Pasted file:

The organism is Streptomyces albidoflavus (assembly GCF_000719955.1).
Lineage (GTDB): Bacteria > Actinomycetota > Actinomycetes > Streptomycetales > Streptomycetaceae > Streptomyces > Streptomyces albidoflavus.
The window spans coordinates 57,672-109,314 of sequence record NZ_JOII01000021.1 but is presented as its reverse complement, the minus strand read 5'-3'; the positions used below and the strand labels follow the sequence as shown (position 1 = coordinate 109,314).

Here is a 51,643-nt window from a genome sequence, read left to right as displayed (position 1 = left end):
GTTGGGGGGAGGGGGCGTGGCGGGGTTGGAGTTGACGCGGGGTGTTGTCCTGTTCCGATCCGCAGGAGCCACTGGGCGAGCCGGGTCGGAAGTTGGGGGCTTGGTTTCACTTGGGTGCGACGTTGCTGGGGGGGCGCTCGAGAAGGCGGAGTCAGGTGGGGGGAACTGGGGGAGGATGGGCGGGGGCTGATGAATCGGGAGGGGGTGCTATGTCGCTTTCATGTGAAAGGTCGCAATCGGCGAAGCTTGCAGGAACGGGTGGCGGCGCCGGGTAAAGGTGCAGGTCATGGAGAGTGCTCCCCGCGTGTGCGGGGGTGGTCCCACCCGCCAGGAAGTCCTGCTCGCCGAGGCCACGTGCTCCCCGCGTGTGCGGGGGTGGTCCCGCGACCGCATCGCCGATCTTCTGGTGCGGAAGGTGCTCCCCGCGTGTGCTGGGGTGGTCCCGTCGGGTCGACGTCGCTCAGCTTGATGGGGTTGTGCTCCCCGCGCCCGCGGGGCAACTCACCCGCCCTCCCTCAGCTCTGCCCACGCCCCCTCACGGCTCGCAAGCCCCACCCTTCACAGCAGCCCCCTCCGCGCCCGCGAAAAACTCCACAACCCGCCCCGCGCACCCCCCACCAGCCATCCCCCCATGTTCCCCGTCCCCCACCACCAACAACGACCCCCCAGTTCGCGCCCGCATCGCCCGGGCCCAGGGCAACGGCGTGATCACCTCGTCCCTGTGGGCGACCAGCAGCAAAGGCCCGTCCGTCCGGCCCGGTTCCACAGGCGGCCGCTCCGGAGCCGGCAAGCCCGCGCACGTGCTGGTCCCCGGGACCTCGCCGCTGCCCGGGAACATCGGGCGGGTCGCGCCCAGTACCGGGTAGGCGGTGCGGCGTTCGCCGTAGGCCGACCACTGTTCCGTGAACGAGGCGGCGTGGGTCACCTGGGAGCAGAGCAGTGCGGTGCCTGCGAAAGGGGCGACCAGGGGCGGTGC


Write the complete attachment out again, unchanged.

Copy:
The organism is Streptomyces albidoflavus (assembly GCF_000719955.1).
Lineage (GTDB): Bacteria > Actinomycetota > Actinomycetes > Streptomycetales > Streptomycetaceae > Streptomyces > Streptomyces albidoflavus.
The window spans coordinates 57,672-109,314 of sequence record NZ_JOII01000021.1 but is presented as its reverse complement, the minus strand read 5'-3'; the positions used below and the strand labels follow the sequence as shown (position 1 = coordinate 109,314).

Here is a 51,643-nt window from a genome sequence, read left to right as displayed (position 1 = left end):
GTTGGGGGGAGGGGGCGTGGCGGGGTTGGAGTTGACGCGGGGTGTTGTCCTGTTCCGATCCGCAGGAGCCACTGGGCGAGCCGGGTCGGAAGTTGGGGGCTTGGTTTCACTTGGGTGCGACGTTGCTGGGGGGGCGCTCGAGAAGGCGGAGTCAGGTGGGGGGAACTGGGGGAGGATGGGCGGGGGCTGATGAATCGGGAGGGGGTGCTATGTCGCTTTCATGTGAAAGGTCGCAATCGGCGAAGCTTGCAGGAACGGGTGGCGGCGCCGGGTAAAGGTGCAGGTCATGGAGAGTGCTCCCCGCGTGTGCGGGGGTGGTCCCACCCGCCAGGAAGTCCTGCTCGCCGAGGCCACGTGCTCCCCGCGTGTGCGGGGGTGGTCCCGCGACCGCATCGCCGATCTTCTGGTGCGGAAGGTGCTCCCCGCGTGTGCTGGGGTGGTCCCGTCGGGTCGACGTCGCTCAGCTTGATGGGGTTGTGCTCCCCGCGCCCGCGGGGCAACTCACCCGCCCTCCCTCAGCTCTGCCCACGCCCCCTCACGGCTCGCAAGCCCCACCCTTCACAGCAGCCCCCTCCGCGCCCGCGAAAAACTCCACAACCCGCCCCGCGCACCCCCCACCAGCCATCCCCCCATGTTCCCCGTCCCCCACCACCAACAACGACCCCCCAGTTCGCGCCCGCATCGCCCGGGCCCAGGGCAACGGCGTGATCACCTCGTCCCTGTGGGCGACCAGCAGCAAAGGCCCGTCCGTCCGGCCCGGTTCCACAGGCGGCCGCTCCGGAGCCGGCAAGCCCGCGCACGTGCTGGTCCCCGGGACCTCGCCGCTGCCCGGGAACATCGGGCGGGTCGCGCCCAGTACCGGGTAGGCGGTGCGGCGTTCGCCGTAGGCCGACCACTGTTCCGTGAACGAGGCGGCGTGGGTCACCTGGGAGCAGAGCAGTGCGGTGCCTGCGAAAGGGGCGACCAGGGGCGGTGC